Thus, a need exists for a method that minimizes the amount of gases that leak into an atmospheric thermal processing chamber. Similarly, a need also exists for a method that prevents process gases from leaking out of the chamber during operation. Such controls are especially necessary due to the increasing demands that are being placed upon the preciseness at which semiconductor wafers are heat treated and at which semiconductor devices are fabricated. Consequently, there is currently a need to develop more precise control over the process parameters of thermal processing chambers in order to better control the heat treating process and the deposition of films on semiconductor wafers.

SUMMARY OF THE INVENTION

The present invention recognizes and addresses the foregoing disadvantages, and others of prior art constructions and methods.

Accordingly, it is an object of the present invention to provide an improved process for processing semiconductor wafers in thermal processing chambers that are designed to operate at or near atmospheric pressure.

It is another object of the present invention to provide a process for preventing atmospheric gases from leaking into an atmospheric thermal processing chamber.

It is another object of the present invention to also provide a method for preventing processing gases from leaking out of a thermal processing chamber.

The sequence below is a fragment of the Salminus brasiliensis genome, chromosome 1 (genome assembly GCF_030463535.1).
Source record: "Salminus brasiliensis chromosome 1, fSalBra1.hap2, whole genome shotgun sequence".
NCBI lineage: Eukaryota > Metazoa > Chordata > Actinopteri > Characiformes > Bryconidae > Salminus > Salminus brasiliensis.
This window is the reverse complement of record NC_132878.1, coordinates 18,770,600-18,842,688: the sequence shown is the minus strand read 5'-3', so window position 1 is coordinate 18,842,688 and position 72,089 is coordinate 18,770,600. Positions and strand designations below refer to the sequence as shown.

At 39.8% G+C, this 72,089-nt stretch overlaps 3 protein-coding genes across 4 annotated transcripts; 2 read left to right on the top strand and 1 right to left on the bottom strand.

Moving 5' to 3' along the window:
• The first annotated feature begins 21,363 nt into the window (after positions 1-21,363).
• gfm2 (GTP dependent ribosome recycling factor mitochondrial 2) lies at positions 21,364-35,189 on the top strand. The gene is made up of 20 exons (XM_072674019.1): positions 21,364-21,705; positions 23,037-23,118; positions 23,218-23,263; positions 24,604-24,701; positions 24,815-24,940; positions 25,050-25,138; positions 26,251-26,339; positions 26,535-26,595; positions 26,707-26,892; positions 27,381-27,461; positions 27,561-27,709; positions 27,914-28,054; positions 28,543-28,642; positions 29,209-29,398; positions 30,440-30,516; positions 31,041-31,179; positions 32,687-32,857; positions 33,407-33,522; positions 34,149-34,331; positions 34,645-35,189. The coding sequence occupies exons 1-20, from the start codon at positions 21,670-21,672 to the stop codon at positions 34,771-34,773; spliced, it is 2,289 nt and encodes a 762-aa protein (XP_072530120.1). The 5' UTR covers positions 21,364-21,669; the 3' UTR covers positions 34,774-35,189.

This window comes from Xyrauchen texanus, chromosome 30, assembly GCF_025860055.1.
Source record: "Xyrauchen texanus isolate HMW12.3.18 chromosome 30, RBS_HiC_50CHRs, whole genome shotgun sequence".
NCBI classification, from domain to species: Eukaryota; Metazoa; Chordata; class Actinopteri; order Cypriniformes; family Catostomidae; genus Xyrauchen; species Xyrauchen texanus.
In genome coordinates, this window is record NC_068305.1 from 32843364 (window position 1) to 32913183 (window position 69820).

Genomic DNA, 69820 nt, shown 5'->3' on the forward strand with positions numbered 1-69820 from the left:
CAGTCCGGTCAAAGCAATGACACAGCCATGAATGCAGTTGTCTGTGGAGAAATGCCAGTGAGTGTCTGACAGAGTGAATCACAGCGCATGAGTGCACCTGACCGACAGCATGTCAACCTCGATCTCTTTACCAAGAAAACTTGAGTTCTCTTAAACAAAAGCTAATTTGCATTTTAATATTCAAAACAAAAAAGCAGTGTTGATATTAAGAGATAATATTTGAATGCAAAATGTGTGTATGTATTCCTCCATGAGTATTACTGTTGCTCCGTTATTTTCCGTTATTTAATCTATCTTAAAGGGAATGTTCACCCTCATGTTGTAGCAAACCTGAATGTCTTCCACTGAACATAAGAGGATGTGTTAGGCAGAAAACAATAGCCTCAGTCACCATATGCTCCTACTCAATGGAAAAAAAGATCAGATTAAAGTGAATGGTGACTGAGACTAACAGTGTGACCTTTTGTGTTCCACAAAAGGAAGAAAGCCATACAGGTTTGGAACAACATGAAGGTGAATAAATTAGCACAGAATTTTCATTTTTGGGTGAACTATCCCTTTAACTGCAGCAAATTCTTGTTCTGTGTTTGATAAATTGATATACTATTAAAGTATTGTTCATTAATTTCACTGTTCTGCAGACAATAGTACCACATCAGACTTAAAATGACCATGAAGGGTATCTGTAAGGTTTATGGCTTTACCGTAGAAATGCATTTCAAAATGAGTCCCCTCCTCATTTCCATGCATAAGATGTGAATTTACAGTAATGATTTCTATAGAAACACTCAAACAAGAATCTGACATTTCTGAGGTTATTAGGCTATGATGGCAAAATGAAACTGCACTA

Still another object of the present invention is to provide a substantially leak proof atmospheric thermal processing chamber that includes a pressure control device.

Another object of the present invention is to provide a method for preventing atmospheric gases from leaking into a thermal processing chamber by maintaining the chamber at a pressure that is slightly greater than atmospheric pressure.

Another object of the present invention is to provide a method for preventing gases from leaking out of a thermal processing chamber by maintaining the chamber at a pressure that is slightly less than atmospheric pressure.

These and other objects of the present invention are achieved by providing a process for preventing atmospheric gases from leaking into a thermal processing chamber. The process includes the steps of placing a semiconductor wafer in a thermal processing chamber for heat treating the wafer. Once placed inside the chamber, the semiconductor wafer is subjected to light energy which heats the wafer during the process. During the process, a gas continuously flows through the chamber entering a gas inlet and exiting through a gas outlet.